You’ve probably seen commercials for a service called LifeLock, which offers identity theft protection services ranging from $10 to $30 a month. After a $12 million settlement with the FTC over deceptive marketing practices, they are again in trouble with the FTC over… their deceptive marketing practices. The main problem that I have with this service is that they are charging you for things you could do yourself, and often you will have to do it yourself even if you pay them.
Here’s what they used to say:
First, we ask the credit bureaus to set fraud alerts on your behalf. Usually, this is done through our automated systems and the alerts are set within an hour. From time to time there may be a hitch and we have to do the first one manually, usually because they have a different address on file for you. If this happens, we’ll tell you right away and do what needs to be done to get the alerts set.
Since then, I believe the credit bureaus have gotten angry at Lifelock (making money off of your data is their job!) and now you have to set the credit freezes yourself.
Free – Just call the numbers below. Technically, alerting any single bureau should automatically initiate fraud alerts on all of them, but it may be more reliable to simply call each one separately.
* Equifax: 800-685-1111; Fraud Dept. 800-525-6285
* Experian: 888-397-3742 (same for Fraud Dept.)
* Trans Union: 800-916-8800; Fraud Dept. 800-680-7289
I should note that this will also hinder your ability to get quick approvals for things like auto loans or credit card applications. One good tip is to use your cell phone as the contact number so that the bureaus can quickly verify your identity when you really do want to apply for credit.
Second, unless your circumstances change and you tell us not to, every 90 days or so we ask the credit bureaus to do it again.
Free – Use Google Calendar (also free) to e-mail you a reminder to call again in 90 days. Rinse and repeat.
Third, we request that your name be removed from pre-approved credit card and junk mail lists and we keep making the requests as they expire. Statistics show that this is one of the most common ways that thieves hijack identities. Plus, all that mail is just so irritating. Many of our clients tell us that this alone is worth the price.
Free – Just go to OptOutPrescreen.com to get removed for 5 years. I’m probably in the minority here, but I kind of like getting pre-approved offers myself, it helps me track trends in interest rates, special offers, and gives me an idea of how good my credit score is.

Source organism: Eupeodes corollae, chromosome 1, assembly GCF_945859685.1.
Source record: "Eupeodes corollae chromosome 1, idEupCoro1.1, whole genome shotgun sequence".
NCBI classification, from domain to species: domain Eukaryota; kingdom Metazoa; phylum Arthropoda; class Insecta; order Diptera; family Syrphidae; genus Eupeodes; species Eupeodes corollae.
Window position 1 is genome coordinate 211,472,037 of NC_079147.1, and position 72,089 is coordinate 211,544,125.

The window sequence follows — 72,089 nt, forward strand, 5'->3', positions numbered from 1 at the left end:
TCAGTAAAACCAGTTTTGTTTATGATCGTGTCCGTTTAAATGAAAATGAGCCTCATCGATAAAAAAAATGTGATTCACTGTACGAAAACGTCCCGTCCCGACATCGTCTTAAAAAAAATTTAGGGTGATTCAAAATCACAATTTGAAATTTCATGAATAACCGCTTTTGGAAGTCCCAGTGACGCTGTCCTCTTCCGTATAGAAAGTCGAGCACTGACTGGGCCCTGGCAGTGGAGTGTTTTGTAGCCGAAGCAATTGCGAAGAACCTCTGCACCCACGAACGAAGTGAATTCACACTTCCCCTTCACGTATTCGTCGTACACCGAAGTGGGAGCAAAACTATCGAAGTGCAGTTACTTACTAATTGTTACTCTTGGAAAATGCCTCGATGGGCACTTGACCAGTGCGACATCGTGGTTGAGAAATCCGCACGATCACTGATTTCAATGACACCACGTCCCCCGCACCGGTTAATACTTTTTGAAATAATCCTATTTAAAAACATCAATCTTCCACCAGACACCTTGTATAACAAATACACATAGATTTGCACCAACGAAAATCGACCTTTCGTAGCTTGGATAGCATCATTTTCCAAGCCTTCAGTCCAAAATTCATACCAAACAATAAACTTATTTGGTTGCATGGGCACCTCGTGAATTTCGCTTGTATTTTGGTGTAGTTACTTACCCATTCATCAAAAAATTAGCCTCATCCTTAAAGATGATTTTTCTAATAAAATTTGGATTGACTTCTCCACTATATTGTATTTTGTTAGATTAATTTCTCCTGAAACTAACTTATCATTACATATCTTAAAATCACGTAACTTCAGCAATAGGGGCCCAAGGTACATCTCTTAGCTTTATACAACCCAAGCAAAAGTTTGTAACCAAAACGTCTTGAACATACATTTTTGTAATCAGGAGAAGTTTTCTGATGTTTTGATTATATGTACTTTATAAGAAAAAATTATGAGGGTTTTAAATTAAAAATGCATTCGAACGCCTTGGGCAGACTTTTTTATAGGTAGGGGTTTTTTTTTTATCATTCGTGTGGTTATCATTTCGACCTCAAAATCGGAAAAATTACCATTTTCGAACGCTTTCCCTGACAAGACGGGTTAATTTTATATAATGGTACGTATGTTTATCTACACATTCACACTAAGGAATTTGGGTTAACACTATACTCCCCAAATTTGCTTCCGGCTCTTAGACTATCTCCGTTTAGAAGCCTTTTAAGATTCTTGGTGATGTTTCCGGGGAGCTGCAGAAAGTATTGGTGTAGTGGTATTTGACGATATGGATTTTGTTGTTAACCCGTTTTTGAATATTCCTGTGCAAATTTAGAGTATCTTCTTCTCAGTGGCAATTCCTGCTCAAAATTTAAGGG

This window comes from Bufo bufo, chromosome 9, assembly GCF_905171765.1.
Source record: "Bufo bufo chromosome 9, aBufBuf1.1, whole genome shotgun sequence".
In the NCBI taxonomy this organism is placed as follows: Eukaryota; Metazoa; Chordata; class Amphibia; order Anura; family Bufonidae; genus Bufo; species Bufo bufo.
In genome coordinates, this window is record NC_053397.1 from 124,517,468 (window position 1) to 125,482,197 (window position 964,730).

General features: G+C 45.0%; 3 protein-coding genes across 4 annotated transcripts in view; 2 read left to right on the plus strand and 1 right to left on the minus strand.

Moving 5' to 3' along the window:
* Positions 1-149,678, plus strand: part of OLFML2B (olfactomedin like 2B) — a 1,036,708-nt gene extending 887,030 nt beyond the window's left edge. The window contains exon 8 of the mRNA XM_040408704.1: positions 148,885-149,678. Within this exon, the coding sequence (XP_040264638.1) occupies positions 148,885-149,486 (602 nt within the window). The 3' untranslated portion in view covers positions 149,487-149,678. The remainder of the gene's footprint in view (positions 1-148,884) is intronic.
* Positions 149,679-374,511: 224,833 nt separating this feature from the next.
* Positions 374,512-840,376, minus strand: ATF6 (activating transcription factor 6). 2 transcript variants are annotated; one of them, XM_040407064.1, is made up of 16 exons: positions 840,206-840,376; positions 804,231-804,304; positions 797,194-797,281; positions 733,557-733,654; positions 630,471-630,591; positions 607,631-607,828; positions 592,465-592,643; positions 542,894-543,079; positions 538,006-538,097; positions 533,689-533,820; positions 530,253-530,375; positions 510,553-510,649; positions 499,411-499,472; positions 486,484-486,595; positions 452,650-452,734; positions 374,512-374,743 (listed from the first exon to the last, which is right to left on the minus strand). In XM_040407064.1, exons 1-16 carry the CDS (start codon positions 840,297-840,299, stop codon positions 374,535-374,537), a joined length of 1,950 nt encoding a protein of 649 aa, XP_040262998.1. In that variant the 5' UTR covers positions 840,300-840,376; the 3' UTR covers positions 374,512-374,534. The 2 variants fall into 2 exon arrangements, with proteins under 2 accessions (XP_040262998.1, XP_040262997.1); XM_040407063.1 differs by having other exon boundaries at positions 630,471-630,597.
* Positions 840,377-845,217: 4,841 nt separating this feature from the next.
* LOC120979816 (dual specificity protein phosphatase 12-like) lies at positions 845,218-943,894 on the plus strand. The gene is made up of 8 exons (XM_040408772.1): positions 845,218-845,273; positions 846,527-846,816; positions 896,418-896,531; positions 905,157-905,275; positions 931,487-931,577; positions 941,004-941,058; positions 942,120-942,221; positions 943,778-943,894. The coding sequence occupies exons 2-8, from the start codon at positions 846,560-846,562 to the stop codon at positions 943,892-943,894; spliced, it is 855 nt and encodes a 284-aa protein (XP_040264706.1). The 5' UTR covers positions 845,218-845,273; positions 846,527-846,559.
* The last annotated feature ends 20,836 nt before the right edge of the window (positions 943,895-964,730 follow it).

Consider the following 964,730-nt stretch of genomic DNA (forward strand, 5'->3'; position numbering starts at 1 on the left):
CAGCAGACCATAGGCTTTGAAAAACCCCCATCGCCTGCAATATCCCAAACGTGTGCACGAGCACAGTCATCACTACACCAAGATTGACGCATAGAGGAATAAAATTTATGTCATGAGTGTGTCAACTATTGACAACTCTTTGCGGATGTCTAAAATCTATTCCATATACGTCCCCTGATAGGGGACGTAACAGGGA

Fourth, we order your free credit reports on your behalf from the major credit bureaus and they are sent directly to you. We do this every year.
Free – Yet another feature that is free to all by the Fair Credit Reporting Act, and can be found at AnnualCreditReport.com. In fact, here are 4 more ways to get a free credit report. One of them is simply placing a fraud alert as described about. If you keep setting one up every 90 days, you can technically get a total of 15 free reports every year (3 credit bureaus x 5 each).
Last, but certainly not least: If your Identity is stolen while you are our client, we?re going to do whatever it takes to recover your good name. If you need lawyers, we?re going to hire the best we can find. If you need investigators, accountants, case managers, whatever, they?re yours. If you lose money as a result of the theft, we?re going to give it back to you. We will do whatever it takes to help you recover your good name and we will spend up to $1,000,000 to do it.
Not free. But, you can get lower levels of identity theft protection for free at various financial institutions like your local credit union or at many major banks, just for having an account with them.
So, is the convenience of LifeLock, as well their $1 million dollar insurance policy worth $110-120 a year? My vote is no. Although I’m sure that identity theft can be very painful and costly, if you really did all the free things above your chances of being affected are very slim. The time saved is minimal and the “million dollar guarantee” seems to be overkill and more of a marketing ploy. If anything, I’d use the money to go buy a good paper shredder instead.